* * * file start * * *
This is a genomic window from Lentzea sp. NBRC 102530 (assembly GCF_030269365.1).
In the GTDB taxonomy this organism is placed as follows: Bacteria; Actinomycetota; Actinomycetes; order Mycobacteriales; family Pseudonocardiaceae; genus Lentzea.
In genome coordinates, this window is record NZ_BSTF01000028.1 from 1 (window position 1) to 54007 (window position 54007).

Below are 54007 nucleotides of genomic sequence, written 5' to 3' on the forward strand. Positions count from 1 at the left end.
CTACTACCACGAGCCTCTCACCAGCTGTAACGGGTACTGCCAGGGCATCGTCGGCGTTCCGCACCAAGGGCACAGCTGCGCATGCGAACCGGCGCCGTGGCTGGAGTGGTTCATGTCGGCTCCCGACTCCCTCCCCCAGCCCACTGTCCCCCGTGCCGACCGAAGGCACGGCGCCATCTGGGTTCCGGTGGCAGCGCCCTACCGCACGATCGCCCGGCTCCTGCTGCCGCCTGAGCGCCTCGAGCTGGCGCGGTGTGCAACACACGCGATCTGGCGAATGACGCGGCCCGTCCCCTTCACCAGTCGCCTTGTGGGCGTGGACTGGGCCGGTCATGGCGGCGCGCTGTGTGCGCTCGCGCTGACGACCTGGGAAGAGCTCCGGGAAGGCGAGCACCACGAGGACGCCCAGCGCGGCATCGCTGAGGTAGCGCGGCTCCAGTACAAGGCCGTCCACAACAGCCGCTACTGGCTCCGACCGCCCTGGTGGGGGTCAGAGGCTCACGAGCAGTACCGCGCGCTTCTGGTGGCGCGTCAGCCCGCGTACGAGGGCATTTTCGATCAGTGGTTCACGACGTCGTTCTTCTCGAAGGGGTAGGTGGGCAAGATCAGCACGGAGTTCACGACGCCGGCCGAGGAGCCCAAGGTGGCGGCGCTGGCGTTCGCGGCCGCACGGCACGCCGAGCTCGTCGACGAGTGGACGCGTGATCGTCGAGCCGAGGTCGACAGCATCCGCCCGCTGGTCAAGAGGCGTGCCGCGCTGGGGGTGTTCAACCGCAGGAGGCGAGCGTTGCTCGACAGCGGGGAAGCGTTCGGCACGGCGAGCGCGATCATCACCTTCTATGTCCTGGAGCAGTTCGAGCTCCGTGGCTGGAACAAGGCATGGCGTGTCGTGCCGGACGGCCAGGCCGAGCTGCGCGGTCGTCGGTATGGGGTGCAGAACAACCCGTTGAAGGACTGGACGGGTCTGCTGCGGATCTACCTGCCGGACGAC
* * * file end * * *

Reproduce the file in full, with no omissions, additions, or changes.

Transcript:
This is a genomic window from Lentzea sp. NBRC 102530 (assembly GCF_030269365.1).
In the GTDB taxonomy this organism is placed as follows: Bacteria; Actinomycetota; Actinomycetes; order Mycobacteriales; family Pseudonocardiaceae; genus Lentzea.
In genome coordinates, this window is record NZ_BSTF01000028.1 from 1 (window position 1) to 54007 (window position 54007).

Below are 54007 nucleotides of genomic sequence, written 5' to 3' on the forward strand. Positions count from 1 at the left end.
CTACTACCACGAGCCTCTCACCAGCTGTAACGGGTACTGCCAGGGCATCGTCGGCGTTCCGCACCAAGGGCACAGCTGCGCATGCGAACCGGCGCCGTGGCTGGAGTGGTTCATGTCGGCTCCCGACTCCCTCCCCCAGCCCACTGTCCCCCGTGCCGACCGAAGGCACGGCGCCATCTGGGTTCCGGTGGCAGCGCCCTACCGCACGATCGCCCGGCTCCTGCTGCCGCCTGAGCGCCTCGAGCTGGCGCGGTGTGCAACACACGCGATCTGGCGAATGACGCGGCCCGTCCCCTTCACCAGTCGCCTTGTGGGCGTGGACTGGGCCGGTCATGGCGGCGCGCTGTGTGCGCTCGCGCTGACGACCTGGGAAGAGCTCCGGGAAGGCGAGCACCACGAGGACGCCCAGCGCGGCATCGCTGAGGTAGCGCGGCTCCAGTACAAGGCCGTCCACAACAGCCGCTACTGGCTCCGACCGCCCTGGTGGGGGTCAGAGGCTCACGAGCAGTACCGCGCGCTTCTGGTGGCGCGTCAGCCCGCGTACGAGGGCATTTTCGATCAGTGGTTCACGACGTCGTTCTTCTCGAAGGGGTAGGTGGGCAAGATCAGCACGGAGTTCACGACGCCGGCCGAGGAGCCCAAGGTGGCGGCGCTGGCGTTCGCGGCCGCACGGCACGCCGAGCTCGTCGACGAGTGGACGCGTGATCGTCGAGCCGAGGTCGACAGCATCCGCCCGCTGGTCAAGAGGCGTGCCGCGCTGGGGGTGTTCAACCGCAGGAGGCGAGCGTTGCTCGACAGCGGGGAAGCGTTCGGCACGGCGAGCGCGATCATCACCTTCTATGTCCTGGAGCAGTTCGAGCTCCGTGGCTGGAACAAGGCATGGCGTGTCGTGCCGGACGGCCAGGCCGAGCTGCGCGGTCGTCGGTATGGGGTGCAGAACAACCCGTTGAAGGACTGGACGGGTCTGCTGCGGATCTACCTGCCGGACGAC